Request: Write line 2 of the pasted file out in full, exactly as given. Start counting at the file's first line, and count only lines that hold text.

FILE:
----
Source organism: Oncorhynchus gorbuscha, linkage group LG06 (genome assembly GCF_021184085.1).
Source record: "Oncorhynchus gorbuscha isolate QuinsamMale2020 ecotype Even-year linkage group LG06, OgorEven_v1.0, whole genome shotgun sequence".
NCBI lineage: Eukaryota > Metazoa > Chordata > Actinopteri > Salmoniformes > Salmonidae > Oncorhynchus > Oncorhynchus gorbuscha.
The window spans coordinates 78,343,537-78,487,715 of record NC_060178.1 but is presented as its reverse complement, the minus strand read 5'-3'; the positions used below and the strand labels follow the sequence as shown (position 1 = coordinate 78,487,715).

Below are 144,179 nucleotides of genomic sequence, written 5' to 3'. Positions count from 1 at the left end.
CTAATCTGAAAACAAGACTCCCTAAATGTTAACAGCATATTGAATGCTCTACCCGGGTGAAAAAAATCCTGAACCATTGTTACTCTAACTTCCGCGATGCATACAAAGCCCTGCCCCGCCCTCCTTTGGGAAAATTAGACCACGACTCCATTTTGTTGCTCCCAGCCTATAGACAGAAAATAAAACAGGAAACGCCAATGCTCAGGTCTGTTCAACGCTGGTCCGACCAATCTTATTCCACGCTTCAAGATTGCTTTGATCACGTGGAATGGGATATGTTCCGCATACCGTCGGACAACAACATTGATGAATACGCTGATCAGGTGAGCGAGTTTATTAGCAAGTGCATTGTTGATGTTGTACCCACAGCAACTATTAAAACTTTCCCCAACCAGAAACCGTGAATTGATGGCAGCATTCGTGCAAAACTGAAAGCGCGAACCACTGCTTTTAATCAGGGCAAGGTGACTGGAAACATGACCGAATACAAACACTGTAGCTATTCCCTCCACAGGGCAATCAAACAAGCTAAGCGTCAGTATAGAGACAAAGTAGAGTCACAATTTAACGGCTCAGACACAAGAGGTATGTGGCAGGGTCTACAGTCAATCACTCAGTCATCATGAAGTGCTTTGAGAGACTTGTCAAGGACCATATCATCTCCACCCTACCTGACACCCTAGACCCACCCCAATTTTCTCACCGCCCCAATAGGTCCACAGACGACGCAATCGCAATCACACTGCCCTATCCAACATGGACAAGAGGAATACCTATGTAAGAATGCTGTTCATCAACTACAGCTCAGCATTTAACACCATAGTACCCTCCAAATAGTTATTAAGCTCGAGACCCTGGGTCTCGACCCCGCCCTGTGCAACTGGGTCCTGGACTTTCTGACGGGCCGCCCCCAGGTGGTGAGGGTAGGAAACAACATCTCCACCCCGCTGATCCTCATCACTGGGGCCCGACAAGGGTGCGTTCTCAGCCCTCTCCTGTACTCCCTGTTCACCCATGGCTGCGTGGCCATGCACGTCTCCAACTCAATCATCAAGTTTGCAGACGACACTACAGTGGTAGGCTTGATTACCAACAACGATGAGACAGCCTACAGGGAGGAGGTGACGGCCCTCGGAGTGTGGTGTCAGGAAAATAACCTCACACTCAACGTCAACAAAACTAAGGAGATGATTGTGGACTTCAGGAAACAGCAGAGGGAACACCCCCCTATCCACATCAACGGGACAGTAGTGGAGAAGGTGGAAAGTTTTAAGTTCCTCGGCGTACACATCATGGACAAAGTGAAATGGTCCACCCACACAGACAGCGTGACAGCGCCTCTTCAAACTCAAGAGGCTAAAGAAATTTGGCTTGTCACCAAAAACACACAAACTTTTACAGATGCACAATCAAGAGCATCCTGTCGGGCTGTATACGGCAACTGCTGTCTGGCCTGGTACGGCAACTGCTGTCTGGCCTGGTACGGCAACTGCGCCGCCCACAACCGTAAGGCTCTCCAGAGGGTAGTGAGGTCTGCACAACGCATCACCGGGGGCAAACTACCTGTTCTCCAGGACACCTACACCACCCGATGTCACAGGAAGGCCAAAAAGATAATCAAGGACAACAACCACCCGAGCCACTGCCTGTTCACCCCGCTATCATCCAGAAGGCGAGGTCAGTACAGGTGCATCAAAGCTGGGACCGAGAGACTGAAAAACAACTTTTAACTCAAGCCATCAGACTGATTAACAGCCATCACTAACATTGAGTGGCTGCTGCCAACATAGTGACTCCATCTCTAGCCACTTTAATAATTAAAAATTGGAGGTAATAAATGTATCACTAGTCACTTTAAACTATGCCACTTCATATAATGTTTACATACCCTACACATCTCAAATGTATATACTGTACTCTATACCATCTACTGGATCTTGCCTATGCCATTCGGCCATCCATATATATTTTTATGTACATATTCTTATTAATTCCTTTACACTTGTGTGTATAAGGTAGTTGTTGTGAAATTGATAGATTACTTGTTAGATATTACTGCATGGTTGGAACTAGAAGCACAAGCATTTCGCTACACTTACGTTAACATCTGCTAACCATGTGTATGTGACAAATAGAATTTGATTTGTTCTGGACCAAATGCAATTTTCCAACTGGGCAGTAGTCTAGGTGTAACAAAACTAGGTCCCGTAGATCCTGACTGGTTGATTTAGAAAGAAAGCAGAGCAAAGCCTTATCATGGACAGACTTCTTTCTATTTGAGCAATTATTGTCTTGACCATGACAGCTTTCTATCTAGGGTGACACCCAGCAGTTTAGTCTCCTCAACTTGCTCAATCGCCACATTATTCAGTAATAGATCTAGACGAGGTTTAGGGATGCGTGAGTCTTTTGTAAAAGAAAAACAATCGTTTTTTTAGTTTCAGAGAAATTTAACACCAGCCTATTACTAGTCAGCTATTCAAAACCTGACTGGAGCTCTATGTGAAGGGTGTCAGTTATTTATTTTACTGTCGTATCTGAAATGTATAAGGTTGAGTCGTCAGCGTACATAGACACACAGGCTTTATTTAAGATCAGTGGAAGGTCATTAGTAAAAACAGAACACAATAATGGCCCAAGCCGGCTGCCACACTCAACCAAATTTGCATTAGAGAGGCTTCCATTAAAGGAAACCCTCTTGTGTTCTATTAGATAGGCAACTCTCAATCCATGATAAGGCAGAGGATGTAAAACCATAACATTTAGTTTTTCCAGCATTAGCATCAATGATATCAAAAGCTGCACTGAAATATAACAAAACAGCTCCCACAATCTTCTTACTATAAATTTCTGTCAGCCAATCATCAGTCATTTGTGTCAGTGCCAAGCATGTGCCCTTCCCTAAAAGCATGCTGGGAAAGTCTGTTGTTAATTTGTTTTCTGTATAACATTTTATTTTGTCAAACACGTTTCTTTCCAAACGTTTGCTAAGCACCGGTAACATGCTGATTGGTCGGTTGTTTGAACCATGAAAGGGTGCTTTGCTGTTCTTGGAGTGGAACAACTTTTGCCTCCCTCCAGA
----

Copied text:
Source record: "Oncorhynchus gorbuscha isolate QuinsamMale2020 ecotype Even-year linkage group LG06, OgorEven_v1.0, whole genome shotgun sequence".